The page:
Cyndi Daugherty, age 62, of Indianapolis has lived with type 1 diabetes since 1986. Well aware that her condition put her at increased risk of developing blinding eye disease, each year Cyndi had a routine dilated eye exam to check for signs of diabetes-related eye complications, such as diabetic retinopathy. For many years her exams revealed no problems. But the risk of diabetic retinopathy increases with the amount of time an individual has had diabetes. In 2011, after 25 years of diabetes, Cyndi's eye exam revealed worrying signs that her vision was being compromised, even though she hadn't noticed any symptoms.
Immediately Cyndi was referred to a retina specialist who she met with the following week. "I remember sitting in the waiting room, worried that I was going to go blind," recalled Cyndi. "I started crying when another patient said, 'That's how I felt when I first came here, too.' He reassured me that it was okay to feel scared, but he seemed to be doing well, so that gave me hope."
"I remember sitting in the waiting room, worried that I was going to go blind," Cyndi Daugherty
Her retina specialist was ophthalmologist Raj Maturi, MD. He told her that in addition to diabetic retinopathy, she also had a complication called diabetic macular edema, which occurs when fluid from damaged blood vessels causes the macula to swell and stop working properly. This is the leading cause of vision loss among people with diabetes. But Dr. Maturi assured her that newly available treatment could improve this condition and even save her sight. Cyndi started getting treatment every two or three weeks.
The type of treatment Dr. Maturi provided Cyndi is known as anti-VEGF therapy and is administered by injection directly into the eye to reduce the growth of abnormal blood vessels. "At first I was nervous about that, and my husband can't stay in the room to watch," said Cyndi. "I just try to think of something pleasant. I used to be a pediatric nurse, so I've told many children that holding still is important. Now I just need to remind myself of the same thing," she laughed.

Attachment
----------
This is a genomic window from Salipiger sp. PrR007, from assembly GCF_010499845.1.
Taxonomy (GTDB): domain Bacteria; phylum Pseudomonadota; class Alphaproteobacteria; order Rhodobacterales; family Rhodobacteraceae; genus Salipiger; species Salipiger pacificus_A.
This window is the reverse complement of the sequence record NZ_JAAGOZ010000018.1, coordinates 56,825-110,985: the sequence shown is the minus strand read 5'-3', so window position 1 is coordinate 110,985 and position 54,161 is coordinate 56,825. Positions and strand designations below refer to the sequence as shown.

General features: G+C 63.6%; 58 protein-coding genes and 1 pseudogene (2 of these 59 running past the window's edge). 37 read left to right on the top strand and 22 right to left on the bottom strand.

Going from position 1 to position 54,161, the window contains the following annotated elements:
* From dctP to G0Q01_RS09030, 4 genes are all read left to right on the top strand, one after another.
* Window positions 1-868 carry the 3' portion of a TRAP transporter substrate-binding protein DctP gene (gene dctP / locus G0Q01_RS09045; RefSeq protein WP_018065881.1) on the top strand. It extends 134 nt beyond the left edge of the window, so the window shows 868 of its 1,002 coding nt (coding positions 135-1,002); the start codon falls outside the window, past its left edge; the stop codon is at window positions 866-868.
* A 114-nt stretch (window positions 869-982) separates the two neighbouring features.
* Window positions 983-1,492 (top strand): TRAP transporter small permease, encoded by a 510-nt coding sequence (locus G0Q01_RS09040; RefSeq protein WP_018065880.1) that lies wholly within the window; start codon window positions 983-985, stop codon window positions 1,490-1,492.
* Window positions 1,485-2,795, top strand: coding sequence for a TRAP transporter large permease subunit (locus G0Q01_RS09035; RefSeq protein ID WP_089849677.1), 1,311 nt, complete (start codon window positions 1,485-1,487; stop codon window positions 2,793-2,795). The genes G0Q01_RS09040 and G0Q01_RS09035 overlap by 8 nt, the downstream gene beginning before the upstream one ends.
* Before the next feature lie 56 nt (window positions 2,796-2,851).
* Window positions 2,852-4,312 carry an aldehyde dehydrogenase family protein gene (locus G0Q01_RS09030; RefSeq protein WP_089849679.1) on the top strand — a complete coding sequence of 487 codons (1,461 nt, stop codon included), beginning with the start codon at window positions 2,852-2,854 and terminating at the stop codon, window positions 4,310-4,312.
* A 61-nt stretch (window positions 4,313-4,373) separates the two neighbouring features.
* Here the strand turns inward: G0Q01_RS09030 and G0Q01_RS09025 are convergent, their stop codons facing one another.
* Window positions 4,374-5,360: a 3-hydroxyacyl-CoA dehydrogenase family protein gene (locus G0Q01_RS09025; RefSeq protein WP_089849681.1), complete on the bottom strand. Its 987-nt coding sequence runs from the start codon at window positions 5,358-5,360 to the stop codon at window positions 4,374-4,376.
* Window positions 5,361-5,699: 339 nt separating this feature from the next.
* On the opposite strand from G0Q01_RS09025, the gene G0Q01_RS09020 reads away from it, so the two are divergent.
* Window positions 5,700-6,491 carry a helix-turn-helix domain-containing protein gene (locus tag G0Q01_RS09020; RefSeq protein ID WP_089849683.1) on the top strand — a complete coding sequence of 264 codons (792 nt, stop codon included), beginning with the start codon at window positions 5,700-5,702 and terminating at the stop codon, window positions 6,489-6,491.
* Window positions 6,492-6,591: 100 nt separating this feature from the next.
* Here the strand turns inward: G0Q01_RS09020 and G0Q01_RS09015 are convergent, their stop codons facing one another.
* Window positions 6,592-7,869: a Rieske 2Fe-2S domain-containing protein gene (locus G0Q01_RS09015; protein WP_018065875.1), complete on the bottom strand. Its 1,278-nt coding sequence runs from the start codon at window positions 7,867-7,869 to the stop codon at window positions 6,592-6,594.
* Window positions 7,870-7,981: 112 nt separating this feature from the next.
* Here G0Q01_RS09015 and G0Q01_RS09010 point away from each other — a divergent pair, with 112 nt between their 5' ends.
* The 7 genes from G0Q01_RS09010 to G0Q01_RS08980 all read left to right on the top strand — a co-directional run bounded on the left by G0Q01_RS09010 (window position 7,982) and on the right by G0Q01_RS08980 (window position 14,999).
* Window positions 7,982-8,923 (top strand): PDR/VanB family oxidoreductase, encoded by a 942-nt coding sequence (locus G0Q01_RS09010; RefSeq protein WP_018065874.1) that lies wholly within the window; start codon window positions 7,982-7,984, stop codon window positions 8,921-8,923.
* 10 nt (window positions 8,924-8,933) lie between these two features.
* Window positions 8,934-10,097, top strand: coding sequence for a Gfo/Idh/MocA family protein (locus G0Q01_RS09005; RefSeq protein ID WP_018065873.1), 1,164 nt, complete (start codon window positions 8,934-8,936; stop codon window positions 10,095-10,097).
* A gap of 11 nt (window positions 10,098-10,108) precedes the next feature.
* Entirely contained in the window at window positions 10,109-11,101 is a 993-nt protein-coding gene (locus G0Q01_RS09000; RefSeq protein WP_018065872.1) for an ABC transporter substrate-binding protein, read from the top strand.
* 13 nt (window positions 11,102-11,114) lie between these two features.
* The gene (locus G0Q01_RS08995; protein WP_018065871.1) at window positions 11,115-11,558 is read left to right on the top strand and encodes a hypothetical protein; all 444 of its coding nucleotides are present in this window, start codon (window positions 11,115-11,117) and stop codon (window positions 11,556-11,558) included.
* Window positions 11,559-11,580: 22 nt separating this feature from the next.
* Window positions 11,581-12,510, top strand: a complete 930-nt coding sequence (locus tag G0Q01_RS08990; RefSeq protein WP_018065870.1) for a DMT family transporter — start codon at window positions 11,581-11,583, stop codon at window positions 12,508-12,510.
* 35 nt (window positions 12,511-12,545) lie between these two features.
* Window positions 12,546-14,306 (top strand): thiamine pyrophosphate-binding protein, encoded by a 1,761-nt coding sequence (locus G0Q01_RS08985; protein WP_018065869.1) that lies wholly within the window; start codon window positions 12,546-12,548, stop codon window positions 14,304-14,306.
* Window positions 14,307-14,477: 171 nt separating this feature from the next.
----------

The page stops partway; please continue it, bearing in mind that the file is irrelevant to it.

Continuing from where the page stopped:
"Thirty years ago, studies showed that nearly 80 percent of people with diabetes had diabetic retinopathy after living with diabetes for 15 years," said Dr. Maturi. "But now we're seeing a very different story thanks to improved diabetes management tools and new therapies. The prognosis we're able to give today is, in many cases, greatly improved and allows people like Cyndi to keep their vision and maintain their health."
"I can watch my 3-year-old granddaughter grow up and see her smile," Cyndi Daugherty
The treatment has worked well for Cyndi whose vision had varied between 20/40 and 20/70. She now has nearly 20/20 vision and only returns for treatment every three months or so. "I can watch my 3-year-old granddaughter grow up and see her smile. Having to get shots into my eyes is a small price to pay for that!"
Proliferative Diabetic Retinopathy simulator: what you might see if you have NPDR.
Non-proliferative Diabetic Retinopathy simulator: what you might see if you have NPDR.
"Cyndi's story is a great example of the importance of getting a dilated eye exam each year if you have diabetes," said Dr. Maturi. "Without treatment, she probably would have lost her sight permanently. But because she got eye exams each year, her diabetic retinopathy was noticed and we were able to provide her with the treatment she needed before it was too late."
"It's important to remind people not to give up," says Cyndi. "For me, being diagnosed with diabetic retinopathy has been a journey, not a permanent disability. You just have to take an active part in it. There will be curves in the road that you don't expect, but seeking treatment to keep your sight is worth the effort."